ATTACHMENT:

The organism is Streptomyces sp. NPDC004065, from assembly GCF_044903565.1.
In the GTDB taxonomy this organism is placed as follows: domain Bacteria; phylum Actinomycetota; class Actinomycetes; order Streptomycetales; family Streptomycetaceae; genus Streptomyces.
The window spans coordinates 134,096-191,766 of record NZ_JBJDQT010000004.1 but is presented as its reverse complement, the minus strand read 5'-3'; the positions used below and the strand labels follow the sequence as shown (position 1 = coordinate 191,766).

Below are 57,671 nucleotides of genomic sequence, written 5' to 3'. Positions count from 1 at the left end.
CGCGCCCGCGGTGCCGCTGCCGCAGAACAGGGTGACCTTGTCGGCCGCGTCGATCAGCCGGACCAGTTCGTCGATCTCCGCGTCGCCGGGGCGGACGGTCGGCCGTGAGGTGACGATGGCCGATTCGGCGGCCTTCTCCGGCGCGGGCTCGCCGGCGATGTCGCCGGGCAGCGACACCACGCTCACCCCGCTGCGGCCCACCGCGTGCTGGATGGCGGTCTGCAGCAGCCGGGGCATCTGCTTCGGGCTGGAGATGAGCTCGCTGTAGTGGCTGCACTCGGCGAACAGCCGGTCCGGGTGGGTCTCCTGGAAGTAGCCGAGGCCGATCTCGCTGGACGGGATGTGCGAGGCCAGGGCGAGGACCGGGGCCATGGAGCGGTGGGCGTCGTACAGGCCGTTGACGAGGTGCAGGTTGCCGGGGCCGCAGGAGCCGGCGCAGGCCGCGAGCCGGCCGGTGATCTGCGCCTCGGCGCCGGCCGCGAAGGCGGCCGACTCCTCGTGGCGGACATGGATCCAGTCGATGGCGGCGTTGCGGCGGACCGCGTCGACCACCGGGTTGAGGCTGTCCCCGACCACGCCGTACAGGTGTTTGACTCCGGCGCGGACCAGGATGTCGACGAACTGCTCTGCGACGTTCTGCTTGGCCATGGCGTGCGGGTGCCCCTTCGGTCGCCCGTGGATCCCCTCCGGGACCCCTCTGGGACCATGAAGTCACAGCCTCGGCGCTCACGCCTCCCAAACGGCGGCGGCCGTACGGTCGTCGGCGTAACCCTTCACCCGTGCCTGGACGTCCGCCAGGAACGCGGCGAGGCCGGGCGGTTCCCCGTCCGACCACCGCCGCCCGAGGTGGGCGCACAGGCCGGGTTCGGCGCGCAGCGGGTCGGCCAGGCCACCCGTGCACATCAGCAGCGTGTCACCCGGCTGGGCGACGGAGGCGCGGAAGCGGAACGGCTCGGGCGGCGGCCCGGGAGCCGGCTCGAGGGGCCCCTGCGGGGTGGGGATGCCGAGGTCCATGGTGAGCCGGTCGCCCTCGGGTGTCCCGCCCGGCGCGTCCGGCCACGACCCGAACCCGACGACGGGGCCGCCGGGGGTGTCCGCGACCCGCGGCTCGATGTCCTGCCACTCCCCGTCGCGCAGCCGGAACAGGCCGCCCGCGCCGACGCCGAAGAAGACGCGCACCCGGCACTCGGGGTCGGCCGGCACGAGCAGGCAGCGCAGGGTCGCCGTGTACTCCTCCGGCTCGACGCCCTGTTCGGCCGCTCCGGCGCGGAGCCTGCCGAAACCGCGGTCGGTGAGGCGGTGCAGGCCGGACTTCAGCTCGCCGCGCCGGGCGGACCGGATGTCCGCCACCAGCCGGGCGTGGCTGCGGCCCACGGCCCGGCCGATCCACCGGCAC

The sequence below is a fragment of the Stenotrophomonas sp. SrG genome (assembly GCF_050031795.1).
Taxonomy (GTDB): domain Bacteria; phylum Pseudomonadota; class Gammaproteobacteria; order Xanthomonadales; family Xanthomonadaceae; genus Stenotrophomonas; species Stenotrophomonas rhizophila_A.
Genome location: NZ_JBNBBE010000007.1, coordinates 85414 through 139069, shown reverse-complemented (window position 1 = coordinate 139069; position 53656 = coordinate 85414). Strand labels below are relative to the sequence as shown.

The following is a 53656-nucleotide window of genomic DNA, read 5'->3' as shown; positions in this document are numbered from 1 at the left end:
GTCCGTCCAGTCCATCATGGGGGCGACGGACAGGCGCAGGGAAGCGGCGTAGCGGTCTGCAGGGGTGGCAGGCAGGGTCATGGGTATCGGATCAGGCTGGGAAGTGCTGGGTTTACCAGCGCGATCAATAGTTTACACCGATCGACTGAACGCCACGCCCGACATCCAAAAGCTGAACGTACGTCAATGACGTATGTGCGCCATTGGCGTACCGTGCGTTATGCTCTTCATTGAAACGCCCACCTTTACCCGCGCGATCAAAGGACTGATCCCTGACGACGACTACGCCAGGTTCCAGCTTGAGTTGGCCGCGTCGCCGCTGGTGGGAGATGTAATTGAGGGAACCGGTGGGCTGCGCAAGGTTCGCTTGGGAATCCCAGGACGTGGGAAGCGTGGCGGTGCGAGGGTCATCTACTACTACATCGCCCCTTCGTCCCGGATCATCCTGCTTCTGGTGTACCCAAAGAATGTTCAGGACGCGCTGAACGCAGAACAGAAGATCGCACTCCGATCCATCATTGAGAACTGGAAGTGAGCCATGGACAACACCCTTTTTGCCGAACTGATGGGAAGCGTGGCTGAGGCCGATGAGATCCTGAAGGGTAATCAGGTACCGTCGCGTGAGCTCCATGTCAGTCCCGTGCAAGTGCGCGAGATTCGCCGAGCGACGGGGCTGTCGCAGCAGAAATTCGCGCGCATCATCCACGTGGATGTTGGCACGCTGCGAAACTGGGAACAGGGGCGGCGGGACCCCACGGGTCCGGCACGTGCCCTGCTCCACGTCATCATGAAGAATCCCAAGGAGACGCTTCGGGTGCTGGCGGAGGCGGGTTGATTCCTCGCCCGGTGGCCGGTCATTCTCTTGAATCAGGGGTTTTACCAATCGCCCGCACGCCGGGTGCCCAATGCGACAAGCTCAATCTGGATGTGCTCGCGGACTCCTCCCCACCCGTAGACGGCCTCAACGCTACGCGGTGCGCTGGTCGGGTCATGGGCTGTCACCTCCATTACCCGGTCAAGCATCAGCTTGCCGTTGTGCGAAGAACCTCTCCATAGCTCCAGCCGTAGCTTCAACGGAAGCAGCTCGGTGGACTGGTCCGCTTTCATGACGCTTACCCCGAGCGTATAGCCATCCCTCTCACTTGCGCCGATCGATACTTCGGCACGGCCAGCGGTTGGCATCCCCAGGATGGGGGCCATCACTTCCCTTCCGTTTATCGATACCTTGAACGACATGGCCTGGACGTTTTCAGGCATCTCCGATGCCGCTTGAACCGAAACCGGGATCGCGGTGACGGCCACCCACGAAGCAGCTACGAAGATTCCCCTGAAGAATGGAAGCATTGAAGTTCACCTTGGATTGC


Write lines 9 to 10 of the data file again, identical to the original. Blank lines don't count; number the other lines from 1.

The following is a 53656-nucleotide window of genomic DNA, read 5'->3' as shown; positions in this document are numbered from 1 at the left end:
GTCCGTCCAGTCCATCATGGGGGCGACGGACAGGCGCAGGGAAGCGGCGTAGCGGTCTGCAGGGGTGGCAGGCAGGGTCATGGGTATCGGATCAGGCTGGGAAGTGCTGGGTTTACCAGCGCGATCAATAGTTTACACCGATCGACTGAACGCCACGCCCGACATCCAAAAGCTGAACGTACGTCAATGACGTATGTGCGCCATTGGCGTACCGTGCGTTATGCTCTTCATTGAAACGCCCACCTTTACCCGCGCGATCAAAGGACTGATCCCTGACGACGACTACGCCAGGTTCCAGCTTGAGTTGGCCGCGTCGCCGCTGGTGGGAGATGTAATTGAGGGAACCGGTGGGCTGCGCAAGGTTCGCTTGGGAATCCCAGGACGTGGGAAGCGTGGCGGTGCGAGGGTCATCTACTACTACATCGCCCCTTCGTCCCGGATCATCCTGCTTCTGGTGTACCCAAAGAATGTTCAGGACGCGCTGAACGCAGAACAGAAGATCGCACTCCGATCCATCATTGAGAACTGGAAGTGAGCCATGGACAACACCCTTTTTGCCGAACTGATGGGAAGCGTGGCTGAGGCCGATGAGATCCTGAAGGGTAATCAGGTACCGTCGCGTGAGCTCCATGTCAGTCCCGTGCAAGTGCGCGAGATTCGCCGAGCGACGGGGCTGTCGCAGCAGAAATTCGCGCGCATCATCCACGTGGATGTTGGCACGCTGCGAAACTGGGAACAGGGGCGGCGGGACCCCACGGGTCCGGCACGTGCCCTGCTCCACGTCATCATGAAGAATCCCAAGGAGACGCTTCGGGTGCTGGCGGAGGCGGGTTGATTCCTCGCCCGGTGGCCGGTCATTCTCTTGAATCAGGGGTTTTACCAATCGCCCGCACGCCGGGTGCCCAATGCGACAAGCTCAATCTGGATGTGCTCGCGGACTCCTCCCCACCCGTAGACGGCCTCAACGCTACGCGGTGCGCTGGTCGGGTCATGGGCTGTCACCTCCATTACCCGGTCAAGCATCAGCTTGCCGTTGTGCGAAGAACCTCTCCATAGCTCCAGCCGTAGCTTCAACGGAAGCAGCTCGGTGGACTGGTCCGCTTTCATGACGCTTACCCCGAGCGTATAGCCATCCCTCTCACTTGCGCCGATCGATACTTCGGCACGGCCAGCGGTTGGCATCCCCAGGATGGGGGCCATCACTTCCCTTCCGTTTATCGATACCTTGAACGACATGGCCTGGACGTTTTCAGGCATCTCCGATGCCGCTTGAACCGAAACCGGGATCGCGGTGACGGCCACCCACGAAGCAGCTACGAAGATTCCCCTGAAGAATGGAAGCATTGAAGTTCACCTTGGATTGC